A genomic clone containing the gH2A gene, a histone variant specifically expressed in male gametic cells within the pollen of Lilium longiflorum, was isolated. Sequence analysis revealed that the coding region of the gene is interrupted by one intron, as is the case with the somatic type of plant histone H2A genes, suggesting derivation from the same ancestral gene containing one intron. In addition, a 2.8-kbp fragment of the 5′ upstream region of gH2A contained TATA and CAAT boxes, but neither a plant histone-specific regulatory DNA element nor vegetative cell-specific cis-elements were found. A histochemical study of stable transformants demonstrated that the 5′ upstream region of the gene can drive gene expression specifically in the generative cell of pollen; no activity was detectable in the vegetative cell or in other reproductive and vegetative tissues of transgenic Nicotiana tabacum. These results strongly suggest that the generative cell can direct specific gene expression, that this expression may be regulated by a putative male gametic factor, and that the gH2A promoter may therefore serve as a useful male gametic cell fate marker in angiosperms.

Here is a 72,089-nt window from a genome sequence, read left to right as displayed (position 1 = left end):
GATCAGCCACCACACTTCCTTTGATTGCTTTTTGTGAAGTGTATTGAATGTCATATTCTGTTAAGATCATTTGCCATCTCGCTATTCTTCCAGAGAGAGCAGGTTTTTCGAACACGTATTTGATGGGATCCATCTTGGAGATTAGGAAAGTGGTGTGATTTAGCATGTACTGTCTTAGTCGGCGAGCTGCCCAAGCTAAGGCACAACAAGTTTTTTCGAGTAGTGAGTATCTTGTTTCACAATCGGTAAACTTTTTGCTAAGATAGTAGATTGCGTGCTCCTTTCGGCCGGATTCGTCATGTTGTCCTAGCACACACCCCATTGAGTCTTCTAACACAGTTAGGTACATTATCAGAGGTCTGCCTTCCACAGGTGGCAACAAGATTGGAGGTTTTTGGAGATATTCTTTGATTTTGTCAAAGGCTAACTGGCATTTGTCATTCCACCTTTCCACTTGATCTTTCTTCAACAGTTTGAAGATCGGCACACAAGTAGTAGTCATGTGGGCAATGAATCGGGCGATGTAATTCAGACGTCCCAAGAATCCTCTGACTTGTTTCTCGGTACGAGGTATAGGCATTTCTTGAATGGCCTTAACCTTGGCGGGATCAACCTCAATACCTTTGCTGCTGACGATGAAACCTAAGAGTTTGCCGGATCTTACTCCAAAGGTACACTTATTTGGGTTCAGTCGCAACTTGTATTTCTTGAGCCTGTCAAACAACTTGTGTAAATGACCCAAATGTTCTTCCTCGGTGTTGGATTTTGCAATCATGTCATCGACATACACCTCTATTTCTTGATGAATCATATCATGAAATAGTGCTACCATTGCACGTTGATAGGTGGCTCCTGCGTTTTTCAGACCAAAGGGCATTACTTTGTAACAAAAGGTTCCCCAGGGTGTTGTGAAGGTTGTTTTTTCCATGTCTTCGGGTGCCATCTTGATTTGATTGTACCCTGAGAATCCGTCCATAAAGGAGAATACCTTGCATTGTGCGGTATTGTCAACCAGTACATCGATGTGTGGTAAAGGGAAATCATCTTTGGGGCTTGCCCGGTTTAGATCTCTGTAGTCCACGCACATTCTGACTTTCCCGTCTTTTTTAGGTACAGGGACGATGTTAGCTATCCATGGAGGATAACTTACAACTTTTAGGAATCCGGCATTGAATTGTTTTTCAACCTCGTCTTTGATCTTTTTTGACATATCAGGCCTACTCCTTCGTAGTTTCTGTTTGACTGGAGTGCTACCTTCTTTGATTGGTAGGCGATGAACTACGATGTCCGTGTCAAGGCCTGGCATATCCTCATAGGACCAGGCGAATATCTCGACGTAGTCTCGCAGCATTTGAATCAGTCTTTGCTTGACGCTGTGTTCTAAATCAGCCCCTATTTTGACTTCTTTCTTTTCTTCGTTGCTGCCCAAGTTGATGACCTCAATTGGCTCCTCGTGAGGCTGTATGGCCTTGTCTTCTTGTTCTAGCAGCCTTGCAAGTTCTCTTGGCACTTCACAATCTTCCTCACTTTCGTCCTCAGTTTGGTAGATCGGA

Plant Molecular Biology – Springer Journals
Published: Jun 9, 2005
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